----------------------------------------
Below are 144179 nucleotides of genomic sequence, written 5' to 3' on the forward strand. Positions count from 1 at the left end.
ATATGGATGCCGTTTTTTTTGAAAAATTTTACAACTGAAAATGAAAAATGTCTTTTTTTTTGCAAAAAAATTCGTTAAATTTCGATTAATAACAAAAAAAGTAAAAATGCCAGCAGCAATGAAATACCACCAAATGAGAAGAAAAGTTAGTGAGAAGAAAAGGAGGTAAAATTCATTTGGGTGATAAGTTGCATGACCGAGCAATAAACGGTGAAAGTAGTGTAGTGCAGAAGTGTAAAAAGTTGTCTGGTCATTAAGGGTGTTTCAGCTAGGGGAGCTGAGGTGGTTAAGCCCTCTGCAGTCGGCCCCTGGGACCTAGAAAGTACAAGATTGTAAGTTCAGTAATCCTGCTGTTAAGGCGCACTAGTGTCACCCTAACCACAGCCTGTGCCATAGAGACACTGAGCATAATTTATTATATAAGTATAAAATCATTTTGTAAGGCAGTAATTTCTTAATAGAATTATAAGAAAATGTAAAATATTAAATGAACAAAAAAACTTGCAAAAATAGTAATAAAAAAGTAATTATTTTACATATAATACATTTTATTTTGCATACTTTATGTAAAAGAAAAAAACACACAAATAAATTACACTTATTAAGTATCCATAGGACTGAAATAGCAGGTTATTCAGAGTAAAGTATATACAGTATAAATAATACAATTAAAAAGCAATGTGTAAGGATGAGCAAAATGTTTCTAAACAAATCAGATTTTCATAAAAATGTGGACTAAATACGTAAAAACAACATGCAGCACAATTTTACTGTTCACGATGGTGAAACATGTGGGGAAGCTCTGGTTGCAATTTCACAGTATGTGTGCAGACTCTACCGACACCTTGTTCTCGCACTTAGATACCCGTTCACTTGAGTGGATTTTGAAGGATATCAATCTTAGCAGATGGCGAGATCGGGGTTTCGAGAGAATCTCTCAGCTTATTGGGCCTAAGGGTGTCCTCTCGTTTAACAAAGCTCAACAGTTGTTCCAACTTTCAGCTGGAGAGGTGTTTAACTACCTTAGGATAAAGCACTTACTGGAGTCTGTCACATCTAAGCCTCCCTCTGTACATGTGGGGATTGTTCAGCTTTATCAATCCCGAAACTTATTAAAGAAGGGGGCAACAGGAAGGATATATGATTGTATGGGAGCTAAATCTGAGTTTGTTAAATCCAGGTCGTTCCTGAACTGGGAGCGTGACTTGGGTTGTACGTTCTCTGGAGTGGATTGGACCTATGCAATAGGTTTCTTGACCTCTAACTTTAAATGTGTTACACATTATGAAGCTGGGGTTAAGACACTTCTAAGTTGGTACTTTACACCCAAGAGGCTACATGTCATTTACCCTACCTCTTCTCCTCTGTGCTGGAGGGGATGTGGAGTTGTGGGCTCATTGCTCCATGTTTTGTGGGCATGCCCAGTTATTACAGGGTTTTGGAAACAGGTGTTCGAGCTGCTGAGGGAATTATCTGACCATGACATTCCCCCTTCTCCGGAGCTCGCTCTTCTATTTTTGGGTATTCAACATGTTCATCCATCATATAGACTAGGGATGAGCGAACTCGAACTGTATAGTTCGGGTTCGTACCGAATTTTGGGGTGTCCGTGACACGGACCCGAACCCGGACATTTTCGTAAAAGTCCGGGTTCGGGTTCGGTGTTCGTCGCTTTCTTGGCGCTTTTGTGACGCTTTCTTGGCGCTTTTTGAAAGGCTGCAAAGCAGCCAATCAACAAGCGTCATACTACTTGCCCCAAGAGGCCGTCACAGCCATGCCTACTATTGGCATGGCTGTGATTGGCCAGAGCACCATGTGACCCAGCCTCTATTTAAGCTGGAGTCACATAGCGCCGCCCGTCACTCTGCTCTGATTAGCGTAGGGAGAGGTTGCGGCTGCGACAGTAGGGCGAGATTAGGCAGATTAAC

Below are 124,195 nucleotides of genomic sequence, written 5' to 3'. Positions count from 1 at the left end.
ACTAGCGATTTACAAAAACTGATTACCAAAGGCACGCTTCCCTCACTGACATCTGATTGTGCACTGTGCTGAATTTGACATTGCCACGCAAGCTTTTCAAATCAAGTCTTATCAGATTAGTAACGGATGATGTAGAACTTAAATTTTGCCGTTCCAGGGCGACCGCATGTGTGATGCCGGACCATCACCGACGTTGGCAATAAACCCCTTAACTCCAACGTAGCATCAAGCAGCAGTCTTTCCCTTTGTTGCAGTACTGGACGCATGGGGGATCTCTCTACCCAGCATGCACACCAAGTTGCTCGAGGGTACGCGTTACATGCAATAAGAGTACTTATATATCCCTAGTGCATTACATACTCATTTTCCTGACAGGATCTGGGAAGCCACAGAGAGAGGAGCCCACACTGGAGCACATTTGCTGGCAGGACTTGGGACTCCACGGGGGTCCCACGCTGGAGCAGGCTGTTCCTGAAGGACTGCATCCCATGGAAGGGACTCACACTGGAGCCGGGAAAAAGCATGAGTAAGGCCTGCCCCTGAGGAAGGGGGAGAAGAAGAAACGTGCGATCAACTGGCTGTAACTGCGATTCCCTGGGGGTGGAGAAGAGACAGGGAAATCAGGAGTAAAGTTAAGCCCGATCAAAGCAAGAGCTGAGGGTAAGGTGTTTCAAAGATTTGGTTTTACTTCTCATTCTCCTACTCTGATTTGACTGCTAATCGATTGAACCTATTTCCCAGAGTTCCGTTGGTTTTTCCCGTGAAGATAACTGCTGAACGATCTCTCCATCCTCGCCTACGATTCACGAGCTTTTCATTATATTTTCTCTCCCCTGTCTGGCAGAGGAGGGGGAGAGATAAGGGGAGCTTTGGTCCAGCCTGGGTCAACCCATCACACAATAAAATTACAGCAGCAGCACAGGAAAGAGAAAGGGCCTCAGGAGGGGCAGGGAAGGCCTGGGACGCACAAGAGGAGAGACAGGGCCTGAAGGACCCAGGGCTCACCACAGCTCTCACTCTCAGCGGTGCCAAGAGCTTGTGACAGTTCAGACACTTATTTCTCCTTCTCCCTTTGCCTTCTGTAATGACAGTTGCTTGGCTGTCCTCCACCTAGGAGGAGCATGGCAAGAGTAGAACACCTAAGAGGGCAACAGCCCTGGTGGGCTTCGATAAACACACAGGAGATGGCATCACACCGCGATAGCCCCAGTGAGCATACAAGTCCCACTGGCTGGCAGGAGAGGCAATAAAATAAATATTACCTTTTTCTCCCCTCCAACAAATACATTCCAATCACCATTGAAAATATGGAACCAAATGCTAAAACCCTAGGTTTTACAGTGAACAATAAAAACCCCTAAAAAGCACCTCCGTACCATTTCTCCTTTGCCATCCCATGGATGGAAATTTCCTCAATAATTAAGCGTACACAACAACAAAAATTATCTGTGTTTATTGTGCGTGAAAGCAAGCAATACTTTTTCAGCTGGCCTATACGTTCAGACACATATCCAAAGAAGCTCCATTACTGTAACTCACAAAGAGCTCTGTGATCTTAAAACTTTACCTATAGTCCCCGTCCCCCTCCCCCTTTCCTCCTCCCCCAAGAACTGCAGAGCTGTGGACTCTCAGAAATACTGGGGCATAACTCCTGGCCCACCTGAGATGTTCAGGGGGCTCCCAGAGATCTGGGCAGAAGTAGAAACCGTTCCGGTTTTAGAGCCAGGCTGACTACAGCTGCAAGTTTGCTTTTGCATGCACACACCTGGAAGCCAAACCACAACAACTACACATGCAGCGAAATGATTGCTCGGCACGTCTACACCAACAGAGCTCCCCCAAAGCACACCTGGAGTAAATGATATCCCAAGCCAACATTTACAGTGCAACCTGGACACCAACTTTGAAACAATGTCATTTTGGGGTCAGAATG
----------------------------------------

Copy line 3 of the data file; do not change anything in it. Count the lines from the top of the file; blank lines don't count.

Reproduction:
Below are 124,195 nucleotides of genomic sequence, written 5' to 3'. Positions count from 1 at the left end.